Coming to terms with the fact that you can’t conceive is one of the most difficult things for any couple. Mei Fung and her husband had carefully planned the first years of their marriage and it hadn’t occurred to them that they may have to face some obstacles to conceive but 5 years into their marriage, they realised they had a problem.
It was after 4-5 years of trying to conceive that Mei Fung and her husband realized they couldn’t have a baby.
Mei Fung takes up the story, “Before we got married, we talked a lot about having a child and in fact, after the law changed, we got very excited at the prospect of having two children.”
Her husband joins in, “I was an only child and found it very lonely so when the government changed the one-child rule I really wanted to have 2 children.”
Mei Fung continues, “We had tried for many years to have a baby but nothing seemed to work. Everything that could go wrong seemed to go wrong.
My husband was away on business most of the week but when he came home we tried very hard to have a baby but without success. After a couple of years, we went to see a doctor. This was quite hard for us because we’re a bit stubborn!”
“The doctor told us that not only do I have some structural problems with my reproductive system but I also have irregularities with my ovaries and this was messing up my fertility window, making it even harder to identify the best time for us to try for a baby.”
Her husband carries on, “At the same time, I was diagnosed with an underlying medical problem that was causing my sperm count to be very low. I found this very difficult to deal with because it was so unexpected.”
“I was also frustrated because my company had pushed me to take a medical checkup for many years but I had always found an excuse not to. I now realise that if I had gone for regular checkups, the medical problem would have been diagnosed sooner and I wouldn’t have to spend so much money trying to have a baby.
“Soon after, we started researching in-vitro fertilisation (IVF) options in China but to be honest, the options were limited and the centres that we felt comfortable with were expensive and expected us to wait far too long for a consultation, let alone treatment.”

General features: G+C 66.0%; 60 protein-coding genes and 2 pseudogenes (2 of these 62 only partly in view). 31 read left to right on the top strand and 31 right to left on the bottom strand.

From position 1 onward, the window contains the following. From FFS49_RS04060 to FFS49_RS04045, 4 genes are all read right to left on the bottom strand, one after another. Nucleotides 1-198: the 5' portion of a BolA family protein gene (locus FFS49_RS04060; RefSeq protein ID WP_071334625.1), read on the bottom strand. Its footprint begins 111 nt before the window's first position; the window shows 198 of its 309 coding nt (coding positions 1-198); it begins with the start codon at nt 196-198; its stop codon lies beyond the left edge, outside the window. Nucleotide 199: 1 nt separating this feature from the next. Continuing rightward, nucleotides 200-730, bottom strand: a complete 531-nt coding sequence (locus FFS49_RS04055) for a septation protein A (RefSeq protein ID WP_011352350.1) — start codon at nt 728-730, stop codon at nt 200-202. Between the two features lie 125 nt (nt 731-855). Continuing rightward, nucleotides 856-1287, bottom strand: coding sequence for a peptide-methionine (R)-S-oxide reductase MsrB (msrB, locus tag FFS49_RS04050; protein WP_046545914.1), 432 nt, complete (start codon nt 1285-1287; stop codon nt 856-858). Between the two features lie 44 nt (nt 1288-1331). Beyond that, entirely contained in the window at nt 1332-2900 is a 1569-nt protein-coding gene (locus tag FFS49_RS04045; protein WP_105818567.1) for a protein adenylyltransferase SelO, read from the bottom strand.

So that’s when we decided to look overseas. We researched a lot of countries including Singapore, Malaysia, Thailand, and even the United States.
We created a set of criteria to measure each country and scored them based on the following:
To be honest it was scary because the prospect of going to a foreign country and trying to communicate with doctors in a foreign language was really intimidating.
We realised straight away that we would be happier in South East Asia because of the weather and shorter travel times. At the same time, we decided that we wanted to be able to communicate in Mandarin.
So that helped us narrow it down to Malaysia and Singapore. We then researched online and found the Malaysia Healthcare website. We emailed them in Mandarin and they replied almost immediately with the information we asked for.
What we also liked about Malaysia Healthcare was that they assigned someone to be our personal liaison officer. She spoke Mandarin, was really empathetic and listened carefully to our specific needs.
The whole experience was smooth and effortless. Our liaison officer was always reassuring us and talked us through the whole process, answering all our emails promptly and patiently.
This really helped us choose Malaysia and we weren’t disappointed. When we arrived for the first time, we really were met at the plane and after immigration formalities, taken to the lounge to wait for our transport. We were looked after like VIPs.
We were taken to an impressive villa that was to be our home for the next month. We were provided with a chef and driver for the whole month.
The next day we were picked up at 9 am and taken to the hospital. We were really impressed with the hospital, it was very modern while our Doctor was trained in the UK and had 10 years of experience. This was all reassuring.
On day two of my menstrual cycle, I was admitted to the hospital to transfer the embryo. Throughout the process, our liaison officer and a translator were on hand for any discussions with the Doctor and his team.
When the translator wasn’t around, there was always a Mandarin-speaking nurse nearby who was ready and willing to help out if required.
A few days later I took a pregnancy test and it came back positive! As you can imagine, we were ecstatic! We were asked to ring the pregnancy bell which was a wonderfully symbolic announcement that all the pain and sadness was over and signified that Malaysia had made our dreams come true!
Malaysia has given us hope to our dream of becoming parents. Our story is just one out of many that you can read through #ShareMyXperience. Share your Malaysia Healthcare experience too with the hashtag #MalaysiaHealthcare or #MyHealthIs2020.